One of those who braved the extreme conditions that day was Kym Buttschardt, who lives near the trailhead with her husband, Pete. She described the hike as memorable and said the snow was waist-deep for her at some points. "It was a really, really cold day. But, also a great day with lots of laughs," she said. "It gave me a taste of what he does. He is out there every day."
Not only is Petersen there every day, many have also commented on how friendly he is to other hikers.
"He is super friendly. He talks to everyone. I don't know of a day he hasn't had a smile on his face," Kym Buttschardt said.
Pete Buttschardt agreed and added his appreciation that Petersen keeps an eye on things. "He is kind of like a good neighbor, even though he doesn't really live here," he said.
Petersen has also made an impression on Mike and Janis Vause, avid hikers who live near the trailhead. They frequently hike to Malan's Peak for training purposes before traveling to other countries to hike higher peaks.
They once hiked to Malan's Peak for 40 days in a row, which gives them a real appreciation for Petersen's accomplishment.
"I call him the 'Mayor of Taylor Canyon,' " Mike Vause said, a nod to Petersen's affinity for hiking and caring for this particular trail.
When they heard of his 500th-hike accomplishment, they decided to host a party in his honor. "Everyone was so happy to congratulate him," Janis Vause said. "We really admire him. It takes a lot of commitment, tenacity and focus to do what he does."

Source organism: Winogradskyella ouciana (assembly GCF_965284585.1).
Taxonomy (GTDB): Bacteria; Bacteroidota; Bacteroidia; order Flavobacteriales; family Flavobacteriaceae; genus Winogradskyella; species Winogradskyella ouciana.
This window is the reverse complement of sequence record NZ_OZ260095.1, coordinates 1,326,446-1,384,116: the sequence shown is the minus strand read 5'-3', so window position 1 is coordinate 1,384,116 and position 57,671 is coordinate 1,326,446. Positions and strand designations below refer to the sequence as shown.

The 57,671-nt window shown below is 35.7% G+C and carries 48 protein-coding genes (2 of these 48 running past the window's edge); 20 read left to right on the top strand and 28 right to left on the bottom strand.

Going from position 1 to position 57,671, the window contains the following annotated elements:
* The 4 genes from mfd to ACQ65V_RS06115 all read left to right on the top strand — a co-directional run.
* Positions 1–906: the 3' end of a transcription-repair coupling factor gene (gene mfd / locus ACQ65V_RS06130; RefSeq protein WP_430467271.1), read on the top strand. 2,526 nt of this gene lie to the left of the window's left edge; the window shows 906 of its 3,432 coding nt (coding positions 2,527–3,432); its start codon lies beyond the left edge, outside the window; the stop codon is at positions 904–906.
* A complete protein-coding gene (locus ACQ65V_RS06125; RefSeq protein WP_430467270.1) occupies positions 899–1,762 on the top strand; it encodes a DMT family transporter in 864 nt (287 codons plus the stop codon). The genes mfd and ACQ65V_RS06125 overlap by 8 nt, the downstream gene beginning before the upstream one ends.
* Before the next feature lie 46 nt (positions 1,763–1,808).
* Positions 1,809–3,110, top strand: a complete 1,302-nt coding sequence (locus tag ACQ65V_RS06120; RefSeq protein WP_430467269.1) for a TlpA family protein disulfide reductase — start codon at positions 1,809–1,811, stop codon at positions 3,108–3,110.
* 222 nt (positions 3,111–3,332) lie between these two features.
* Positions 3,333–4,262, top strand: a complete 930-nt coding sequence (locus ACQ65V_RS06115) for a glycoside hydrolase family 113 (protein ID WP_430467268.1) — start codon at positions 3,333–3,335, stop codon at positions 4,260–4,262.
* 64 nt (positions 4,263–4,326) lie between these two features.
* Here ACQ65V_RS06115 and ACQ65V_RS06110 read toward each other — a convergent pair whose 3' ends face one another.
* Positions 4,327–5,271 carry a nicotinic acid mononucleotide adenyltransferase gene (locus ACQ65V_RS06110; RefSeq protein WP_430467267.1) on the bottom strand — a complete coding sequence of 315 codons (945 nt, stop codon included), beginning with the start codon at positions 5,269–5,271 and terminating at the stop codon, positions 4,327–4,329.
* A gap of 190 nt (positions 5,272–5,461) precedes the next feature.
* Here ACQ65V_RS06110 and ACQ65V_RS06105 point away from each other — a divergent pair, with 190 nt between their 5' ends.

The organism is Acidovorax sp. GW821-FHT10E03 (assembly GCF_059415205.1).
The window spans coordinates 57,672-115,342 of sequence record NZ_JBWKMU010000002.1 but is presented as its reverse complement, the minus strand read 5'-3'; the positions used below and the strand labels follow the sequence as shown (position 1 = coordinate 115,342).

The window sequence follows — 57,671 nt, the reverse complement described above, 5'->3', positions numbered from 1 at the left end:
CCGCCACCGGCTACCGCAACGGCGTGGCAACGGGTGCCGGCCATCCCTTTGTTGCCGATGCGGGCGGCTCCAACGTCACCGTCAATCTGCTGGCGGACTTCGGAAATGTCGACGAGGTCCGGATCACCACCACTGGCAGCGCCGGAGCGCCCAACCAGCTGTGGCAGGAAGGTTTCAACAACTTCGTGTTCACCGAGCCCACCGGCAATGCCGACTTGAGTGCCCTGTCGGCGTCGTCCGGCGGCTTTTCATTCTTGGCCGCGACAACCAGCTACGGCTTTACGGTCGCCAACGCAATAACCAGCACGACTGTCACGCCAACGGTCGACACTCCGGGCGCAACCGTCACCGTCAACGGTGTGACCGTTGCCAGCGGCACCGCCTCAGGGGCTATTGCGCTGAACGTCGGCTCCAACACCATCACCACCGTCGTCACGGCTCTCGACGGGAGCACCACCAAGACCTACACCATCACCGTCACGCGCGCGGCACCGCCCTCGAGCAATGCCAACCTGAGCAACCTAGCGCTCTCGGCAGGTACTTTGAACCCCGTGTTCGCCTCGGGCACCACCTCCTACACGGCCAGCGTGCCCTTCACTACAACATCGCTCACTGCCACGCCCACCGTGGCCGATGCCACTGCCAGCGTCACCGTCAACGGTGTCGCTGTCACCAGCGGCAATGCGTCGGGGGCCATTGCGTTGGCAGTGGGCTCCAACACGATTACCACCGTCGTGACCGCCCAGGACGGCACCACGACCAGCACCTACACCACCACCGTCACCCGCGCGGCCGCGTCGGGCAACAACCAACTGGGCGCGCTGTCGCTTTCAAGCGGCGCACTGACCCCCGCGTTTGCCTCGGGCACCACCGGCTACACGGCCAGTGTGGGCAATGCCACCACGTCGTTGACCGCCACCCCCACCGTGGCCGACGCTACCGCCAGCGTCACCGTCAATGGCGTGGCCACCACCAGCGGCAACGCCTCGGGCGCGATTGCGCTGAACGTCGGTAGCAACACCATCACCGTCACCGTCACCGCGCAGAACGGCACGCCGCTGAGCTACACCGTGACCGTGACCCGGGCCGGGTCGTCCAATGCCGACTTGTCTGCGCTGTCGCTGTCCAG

Stories from the trail
For years before his uninterrupted string of hikes began, Petersen took his three-legged dog Katie on the trails. She was a golden retriever and lab mix who had to have a hind leg amputated when she was 6 months old after being struck by a car.
She died in 2004, at age 13. Petersen drives past her grave every day on his way to hike Malan's Peak and blows a kiss to his old friend.
On the trail, he has seen wildlife, including rattlesnakes and moose and the tracks of mountain lions in the snow.
One time, Petersen said, he saw a lightning bolt strike not far from where he was standing and start a fire so he called 911. He shrugged off the dangers, joking, "I figure if (God) missed me once, I'll be all right."
Petersen likes to keep his hiking simple, wearing shorts and taking only a pole for a walking stick when the weather is warm. Spring, summer and fall are his favorite times of year, but he perseveres through winter -- wearing snowshoes when the snow gets deep and crampons when it is hard-packed.
He can usually make it to the peak in 50 minutes in good conditions, and he takes his time on the way down, talking to other hikers as he goes. Petersen said he enjoys the physical aspect of the hike, but looks forward to the serenity, too.
"It's a really beautiful place to go every morning. As much as it is a physical outlet, it is also a peaceful place to be to get your thoughts together," he said.
He hopes that others will follow his example of getting outdoors and exercising. "I tell my friends, 'You don't have to do what I do, just get outside. Go take advantage of the trail system we have. It is amazing.' What a great way to spend time with friends or family experiencing the great outdoors and getting exercise," he said.
Patti Miller said she feels inspired by his example. "It just shows you never know what you might be capable of doing until you set out and do it," she said.
Hikers are invited to accompany Petersen on his 2,500th hike. Meet him at Ogden's 27th Street trailhead at 6:30 a.m. Saturday, Aug. 17.